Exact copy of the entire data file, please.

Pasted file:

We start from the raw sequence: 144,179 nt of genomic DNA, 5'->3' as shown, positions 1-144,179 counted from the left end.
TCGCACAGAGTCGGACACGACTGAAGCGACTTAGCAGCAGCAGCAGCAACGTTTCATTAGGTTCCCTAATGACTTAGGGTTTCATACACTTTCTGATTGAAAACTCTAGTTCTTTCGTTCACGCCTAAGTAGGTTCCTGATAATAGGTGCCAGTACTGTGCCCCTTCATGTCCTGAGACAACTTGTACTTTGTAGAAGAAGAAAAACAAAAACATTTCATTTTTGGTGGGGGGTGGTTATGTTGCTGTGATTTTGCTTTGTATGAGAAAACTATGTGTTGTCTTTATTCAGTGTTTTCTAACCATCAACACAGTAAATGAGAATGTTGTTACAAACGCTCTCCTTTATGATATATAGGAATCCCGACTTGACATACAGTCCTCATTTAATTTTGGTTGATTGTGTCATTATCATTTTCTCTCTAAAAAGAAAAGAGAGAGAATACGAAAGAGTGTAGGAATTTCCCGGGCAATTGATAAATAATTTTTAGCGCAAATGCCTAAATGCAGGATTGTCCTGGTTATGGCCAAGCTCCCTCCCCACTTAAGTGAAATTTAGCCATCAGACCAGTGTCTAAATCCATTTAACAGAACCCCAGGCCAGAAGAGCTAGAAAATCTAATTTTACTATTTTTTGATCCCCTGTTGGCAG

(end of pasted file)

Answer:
We start from the raw sequence: 144,179 nt of genomic DNA, 5'->3' as shown, positions 1-144,179 counted from the left end.
TCGCACAGAGTCGGACACGACTGAAGCGACTTAGCAGCAGCAGCAGCAACGTTTCATTAGGTTCCCTAATGACTTAGGGTTTCATACACTTTCTGATTGAAAACTCTAGTTCTTTCGTTCACGCCTAAGTAGGTTCCTGATAATAGGTGCCAGTACTGTGCCCCTTCATGTCCTGAGACAACTTGTACTTTGTAGAAGAAGAAAAACAAAAACATTTCATTTTTGGTGGGGGGTGGTTATGTTGCTGTGATTTTGCTTTGTATGAGAAAACTATGTGTTGTCTTTATTCAGTGTTTTCTAACCATCAACACAGTAAATGAGAATGTTGTTACAAACGCTCTCCTTTATGATATATAGGAATCCCGACTTGACATACAGTCCTCATTTAATTTTGGTTGATTGTGTCATTATCATTTTCTCTCTAAAAAGAAAAGAGAGAGAATACGAAAGAGTGTAGGAATTTCCCGGGCAATTGATAAATAATTTTTAGCGCAAATGCCTAAATGCAGGATTGTCCTGGTTATGGCCAAGCTCCCTCCCCACTTAAGTGAAATTTAGCCATCAGACCAGTGTCTAAATCCATTTAACAGAACCCCAGGCCAGAAGAGCTAGAAAATCTAATTTTACTATTTTTTGATCCCCTGTTGGCAG